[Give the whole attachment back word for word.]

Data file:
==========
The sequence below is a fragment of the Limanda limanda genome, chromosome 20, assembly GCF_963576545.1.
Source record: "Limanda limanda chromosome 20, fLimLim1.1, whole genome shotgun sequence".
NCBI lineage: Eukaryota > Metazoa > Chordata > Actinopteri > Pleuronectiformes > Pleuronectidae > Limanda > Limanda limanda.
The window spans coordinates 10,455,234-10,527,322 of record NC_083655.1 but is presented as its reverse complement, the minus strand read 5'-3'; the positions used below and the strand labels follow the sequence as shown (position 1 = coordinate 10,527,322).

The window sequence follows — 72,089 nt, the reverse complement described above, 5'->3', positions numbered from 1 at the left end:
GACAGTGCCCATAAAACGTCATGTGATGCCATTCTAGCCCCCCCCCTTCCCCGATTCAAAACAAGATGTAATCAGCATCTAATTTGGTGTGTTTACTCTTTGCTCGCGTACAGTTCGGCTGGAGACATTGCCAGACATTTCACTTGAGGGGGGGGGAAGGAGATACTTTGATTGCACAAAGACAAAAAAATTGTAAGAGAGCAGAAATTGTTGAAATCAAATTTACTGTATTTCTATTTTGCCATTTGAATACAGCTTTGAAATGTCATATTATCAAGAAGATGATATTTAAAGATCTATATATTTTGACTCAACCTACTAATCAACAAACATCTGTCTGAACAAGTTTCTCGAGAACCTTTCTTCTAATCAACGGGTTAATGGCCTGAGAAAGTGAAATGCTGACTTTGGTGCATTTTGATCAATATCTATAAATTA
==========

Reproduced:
The sequence below is a fragment of the Limanda limanda genome, chromosome 20, assembly GCF_963576545.1.
Source record: "Limanda limanda chromosome 20, fLimLim1.1, whole genome shotgun sequence".
NCBI lineage: Eukaryota > Metazoa > Chordata > Actinopteri > Pleuronectiformes > Pleuronectidae > Limanda > Limanda limanda.
The window spans coordinates 10,455,234-10,527,322 of record NC_083655.1 but is presented as its reverse complement, the minus strand read 5'-3'; the positions used below and the strand labels follow the sequence as shown (position 1 = coordinate 10,527,322).

The window sequence follows — 72,089 nt, the reverse complement described above, 5'->3', positions numbered from 1 at the left end:
GACAGTGCCCATAAAACGTCATGTGATGCCATTCTAGCCCCCCCCCTTCCCCGATTCAAAACAAGATGTAATCAGCATCTAATTTGGTGTGTTTACTCTTTGCTCGCGTACAGTTCGGCTGGAGACATTGCCAGACATTTCACTTGAGGGGGGGGGAAGGAGATACTTTGATTGCACAAAGACAAAAAAATTGTAAGAGAGCAGAAATTGTTGAAATCAAATTTACTGTATTTCTATTTTGCCATTTGAATACAGCTTTGAAATGTCATATTATCAAGAAGATGATATTTAAAGATCTATATATTTTGACTCAACCTACTAATCAACAAACATCTGTCTGAACAAGTTTCTCGAGAACCTTTCTTCTAATCAACGGGTTAATGGCCTGAGAAAGTGAAATGCTGACTTTGGTGCATTTTGATCAATATCTATAAATTA